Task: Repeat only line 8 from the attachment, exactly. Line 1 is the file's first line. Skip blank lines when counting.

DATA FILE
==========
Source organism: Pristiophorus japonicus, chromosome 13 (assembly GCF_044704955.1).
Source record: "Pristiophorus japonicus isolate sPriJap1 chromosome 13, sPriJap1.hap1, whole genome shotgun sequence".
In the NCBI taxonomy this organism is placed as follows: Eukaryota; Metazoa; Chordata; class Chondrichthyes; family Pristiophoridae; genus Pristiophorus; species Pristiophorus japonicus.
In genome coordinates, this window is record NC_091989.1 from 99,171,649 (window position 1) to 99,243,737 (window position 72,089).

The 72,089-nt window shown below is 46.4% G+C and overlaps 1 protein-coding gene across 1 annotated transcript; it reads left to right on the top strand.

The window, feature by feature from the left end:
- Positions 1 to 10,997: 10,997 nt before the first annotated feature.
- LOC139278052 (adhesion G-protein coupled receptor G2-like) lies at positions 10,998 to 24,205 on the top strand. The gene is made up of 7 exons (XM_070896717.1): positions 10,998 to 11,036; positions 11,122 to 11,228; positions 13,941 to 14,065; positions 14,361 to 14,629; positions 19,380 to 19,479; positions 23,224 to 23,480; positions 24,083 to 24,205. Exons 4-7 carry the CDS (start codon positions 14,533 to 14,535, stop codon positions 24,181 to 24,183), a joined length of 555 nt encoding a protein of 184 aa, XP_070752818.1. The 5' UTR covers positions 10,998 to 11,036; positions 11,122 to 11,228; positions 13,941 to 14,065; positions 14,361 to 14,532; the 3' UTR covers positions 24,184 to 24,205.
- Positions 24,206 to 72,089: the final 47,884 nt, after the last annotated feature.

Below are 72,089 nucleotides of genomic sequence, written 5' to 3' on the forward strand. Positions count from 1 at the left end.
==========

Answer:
- LOC139278052 (adhesion G-protein coupled receptor G2-like) lies at positions 10,998 to 24,205 on the top strand. The gene is made up of 7 exons (XM_070896717.1): positions 10,998 to 11,036; positions 11,122 to 11,228; positions 13,941 to 14,065; positions 14,361 to 14,629; positions 19,380 to 19,479; positions 23,224 to 23,480; positions 24,083 to 24,205. Exons 4-7 carry the CDS (start codon positions 14,533 to 14,535, stop codon positions 24,181 to 24,183), a joined length of 555 nt encoding a protein of 184 aa, XP_070752818.1. The 5' UTR covers positions 10,998 to 11,036; positions 11,122 to 11,228; positions 13,941 to 14,065; positions 14,361 to 14,532; the 3' UTR covers positions 24,184 to 24,205.